# Proving prime number combinatorics

I am trying to figure out the following review problem: Let $p$ be a prime number and $a$ be a natural number. Prove that the following (parts 1, 2, 3 and 4) are true for every $p$ and $a$. Here, $x\mid y$ means $x$ divides $y$.

1. $p\mid{p\choose k}$
2. $(ap + 1)^p \equiv 1\pmod{p^2}$
3. $a^{p(p−1)} \equiv 1\pmod{p^2}$
4. $p \mid a^p − a$.
5. Prove that for every integer numbers $a$ and $b$, and every prime number $p$:
$p\mid(a + b)^p − a^p − b^p$.

However, we are not allowed to use Fermat's Little theorem or Euler's totient theorem. Any guidance on how to go about and solve this problem would be greatly appreciated. Thank you!

• You need $a$ to be coprime to $p$ for at least #3. Commented May 13, 2015 at 20:50
• I just edited the question to add a crucial piece of information, we are not allowed to use in the problem Fermat's Little theorem or Euler's totient theorem. Any help with getting 3 and 4 without using Fermat's little would be so appreciated!
– user221400
Commented May 14, 2015 at 4:50
• #4 IS Fermat's Little Theorem. Commented May 14, 2015 at 15:07
• See this question for proof of generalization of 3. We have $(a,p)=1\,\Rightarrow\, a^{p^{k-1}(p-1)}\equiv 1\pmod{\!p^k}$ for $k\ge 1$. Commented May 14, 2015 at 18:07

$1.$ Use directly $\dbinom pk=\dfrac pk\dbinom{p-1}{k-1}\enspace(k>0)$. If $k<p$, it is coprime with $p$, hence it divides $\dbinom{p-1}{k-1}$. This proves $\dbinom pk$ is a multiple of $p$.

$2.$ $(1+ap)^p=1+p(ap)+\dbinom p2 (ap)^2+\dots+(ap)^p\equiv 1\mod p^2$.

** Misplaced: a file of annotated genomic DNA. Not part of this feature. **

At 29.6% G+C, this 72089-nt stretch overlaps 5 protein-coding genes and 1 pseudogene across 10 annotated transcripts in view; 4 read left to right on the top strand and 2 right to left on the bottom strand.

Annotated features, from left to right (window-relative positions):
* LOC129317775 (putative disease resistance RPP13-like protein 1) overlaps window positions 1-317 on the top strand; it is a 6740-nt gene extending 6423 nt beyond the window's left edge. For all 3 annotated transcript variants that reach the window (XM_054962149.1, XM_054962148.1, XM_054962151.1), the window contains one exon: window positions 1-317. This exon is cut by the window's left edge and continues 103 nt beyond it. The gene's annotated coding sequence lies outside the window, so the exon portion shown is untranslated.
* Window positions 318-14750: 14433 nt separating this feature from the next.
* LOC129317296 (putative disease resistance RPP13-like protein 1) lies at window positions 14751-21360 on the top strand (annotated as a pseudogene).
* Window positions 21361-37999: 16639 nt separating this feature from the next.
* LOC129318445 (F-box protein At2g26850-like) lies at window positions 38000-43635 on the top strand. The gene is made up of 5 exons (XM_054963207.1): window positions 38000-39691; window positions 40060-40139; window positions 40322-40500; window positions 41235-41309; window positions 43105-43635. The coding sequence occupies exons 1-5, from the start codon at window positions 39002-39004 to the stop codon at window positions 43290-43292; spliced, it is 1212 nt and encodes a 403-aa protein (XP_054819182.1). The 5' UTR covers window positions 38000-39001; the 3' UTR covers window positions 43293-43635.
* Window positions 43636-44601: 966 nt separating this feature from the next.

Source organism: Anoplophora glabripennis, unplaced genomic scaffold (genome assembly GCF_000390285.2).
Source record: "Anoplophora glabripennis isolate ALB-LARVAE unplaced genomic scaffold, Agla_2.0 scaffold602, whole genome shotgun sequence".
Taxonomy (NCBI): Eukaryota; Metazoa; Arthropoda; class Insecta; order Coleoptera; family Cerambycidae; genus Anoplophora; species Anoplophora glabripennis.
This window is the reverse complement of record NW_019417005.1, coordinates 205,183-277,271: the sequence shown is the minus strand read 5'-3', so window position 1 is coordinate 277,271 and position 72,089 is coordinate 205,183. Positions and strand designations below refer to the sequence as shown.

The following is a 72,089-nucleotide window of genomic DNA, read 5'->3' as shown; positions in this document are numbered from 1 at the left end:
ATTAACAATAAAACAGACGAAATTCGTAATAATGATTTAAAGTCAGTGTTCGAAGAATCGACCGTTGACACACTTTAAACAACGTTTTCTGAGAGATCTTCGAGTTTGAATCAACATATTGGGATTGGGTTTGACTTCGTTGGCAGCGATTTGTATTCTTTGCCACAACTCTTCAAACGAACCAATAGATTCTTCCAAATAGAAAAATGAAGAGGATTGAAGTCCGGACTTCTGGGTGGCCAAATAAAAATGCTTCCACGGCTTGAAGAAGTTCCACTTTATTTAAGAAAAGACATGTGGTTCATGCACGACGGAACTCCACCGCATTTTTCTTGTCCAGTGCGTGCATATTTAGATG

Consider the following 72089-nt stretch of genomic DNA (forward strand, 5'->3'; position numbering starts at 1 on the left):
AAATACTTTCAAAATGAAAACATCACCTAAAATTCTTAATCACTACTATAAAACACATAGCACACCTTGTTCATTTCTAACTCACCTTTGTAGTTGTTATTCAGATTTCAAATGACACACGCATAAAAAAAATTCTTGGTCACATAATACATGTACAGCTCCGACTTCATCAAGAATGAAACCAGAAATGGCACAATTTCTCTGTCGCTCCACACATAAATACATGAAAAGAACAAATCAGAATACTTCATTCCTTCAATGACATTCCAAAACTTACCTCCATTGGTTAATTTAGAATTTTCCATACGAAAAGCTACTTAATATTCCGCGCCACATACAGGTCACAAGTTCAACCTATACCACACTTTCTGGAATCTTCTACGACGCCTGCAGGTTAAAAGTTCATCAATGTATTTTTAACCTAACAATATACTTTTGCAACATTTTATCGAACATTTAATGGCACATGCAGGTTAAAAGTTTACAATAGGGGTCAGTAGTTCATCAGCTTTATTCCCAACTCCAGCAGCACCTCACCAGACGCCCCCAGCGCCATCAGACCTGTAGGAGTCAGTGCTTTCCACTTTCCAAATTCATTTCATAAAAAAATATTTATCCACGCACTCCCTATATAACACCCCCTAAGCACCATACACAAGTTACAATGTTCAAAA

$3.$ $a^{p(p-1)}=\bigl(a^{p-1}\bigr)^p\equiv 1^p=(1+kp)^p$ (Little Fermat), then use $1$.

$4.$ Little Fermat again.

$5.$ Binomial theorem and $1$.

Added: Without Little Fermat: we prove $4$ first.

By $1$, $a\mapsto a^p$ is a field homomorphism from $\mathbf Z/p\mathbf Z$ into itself. As it is a finite field, it is an automorphism , and the set of fixed points under this automorphism is a subfield. However $\mathbf Z/p\mathbf Z$ has no subfield but itself. Hence $a^p=a$ for any $a\in \mathbf Z/p\mathbf Z$, which is equivalent to $p\mid a^p-a$ for any $a\in\mathbf Z$.

Then $3$: by $4$, if $a\not\equiv 0\mod p$, $a^{p-1}\equiv 1 \mod p$ (this is indeed Little Fermat). Thus we can write $a^{p-1}=1+kp$ for some $k\in\mathbf Z$. By $2$, $$a^{p(p-1)}=(1+kp)^p\equiv1\mod p^2.$$

• Is there any way to do this without using Fermat's little theorem? The question itself says to do it without using Fermat's little and I just can't understand how I'd go about doing that. Thanks so much for the help!
– user221400
Commented May 14, 2015 at 4:13
• @OliviaP. Little Fermat is trivial by induction. Clearly $0^p\equiv 0$ mod $p$. Assume $a^p\equiv a\pmod{\!p}$ for some $a$. Then $(a+1)^p\stackrel{\text{BT}}\equiv a^p+1\equiv a+1$ mod $p$, so we're done. BT is binomial theorem, together with 1. Commented May 14, 2015 at 10:51
• @Olivia: is Lagrange's theorem alllowed? Commented May 14, 2015 at 11:07
• @user31415 I suggest you add the inductive FLT proof as an answer [modify "trivial" to "straightforward" though :-) ] Commented May 14, 2015 at 17:38

For part 1, write out $p\choose k$ in terms of factorials and think about what in the denominator could possibly cancel out the $p$ in the numerator.

1. $$\binom pk=\frac{p!}{(p-k)!k!}$$ If $0<k<p$ then the factor $p$ in numerator does not get cancelled.

2. $(ap+1)^p-1=\sum_{k=1}^{p}\binom pk (ap)^k$. Every term of the sum is clearly a multiple of $p^2$.